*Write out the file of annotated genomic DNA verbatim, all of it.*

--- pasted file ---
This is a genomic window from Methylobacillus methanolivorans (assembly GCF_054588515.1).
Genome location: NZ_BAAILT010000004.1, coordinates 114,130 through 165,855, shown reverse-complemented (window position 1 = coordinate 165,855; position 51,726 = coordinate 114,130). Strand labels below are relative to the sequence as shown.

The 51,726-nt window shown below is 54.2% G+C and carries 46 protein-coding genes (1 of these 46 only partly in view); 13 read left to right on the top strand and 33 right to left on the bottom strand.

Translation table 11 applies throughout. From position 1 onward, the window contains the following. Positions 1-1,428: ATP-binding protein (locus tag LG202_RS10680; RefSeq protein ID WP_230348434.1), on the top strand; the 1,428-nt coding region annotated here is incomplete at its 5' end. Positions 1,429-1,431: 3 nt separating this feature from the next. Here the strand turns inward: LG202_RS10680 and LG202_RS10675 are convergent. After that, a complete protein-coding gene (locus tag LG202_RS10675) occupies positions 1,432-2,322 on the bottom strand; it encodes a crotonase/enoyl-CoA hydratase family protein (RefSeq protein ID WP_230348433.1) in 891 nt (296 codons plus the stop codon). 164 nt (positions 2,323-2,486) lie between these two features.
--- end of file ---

This is a genomic window from Methylobacillus methanolivorans (assembly GCF_054588515.1).
Genome location: NZ_BAAILT010000004.1, coordinates 114,130 through 165,855, shown reverse-complemented (window position 1 = coordinate 165,855; position 51,726 = coordinate 114,130). Strand labels below are relative to the sequence as shown.

The 51,726-nt window shown below is 54.2% G+C and carries 46 protein-coding genes (1 of these 46 only partly in view); 13 read left to right on the top strand and 33 right to left on the bottom strand.

Translation table 11 applies throughout. From position 1 onward, the window contains the following. Positions 1-1,428: ATP-binding protein (locus tag LG202_RS10680; RefSeq protein ID WP_230348434.1), on the top strand; the 1,428-nt coding region annotated here is incomplete at its 5' end. Positions 1,429-1,431: 3 nt separating this feature from the next. Here the strand turns inward: LG202_RS10680 and LG202_RS10675 are convergent. After that, a complete protein-coding gene (locus tag LG202_RS10675) occupies positions 1,432-2,322 on the bottom strand; it encodes a crotonase/enoyl-CoA hydratase family protein (RefSeq protein ID WP_230348433.1) in 891 nt (296 codons plus the stop codon). 164 nt (positions 2,323-2,486) lie between these two features.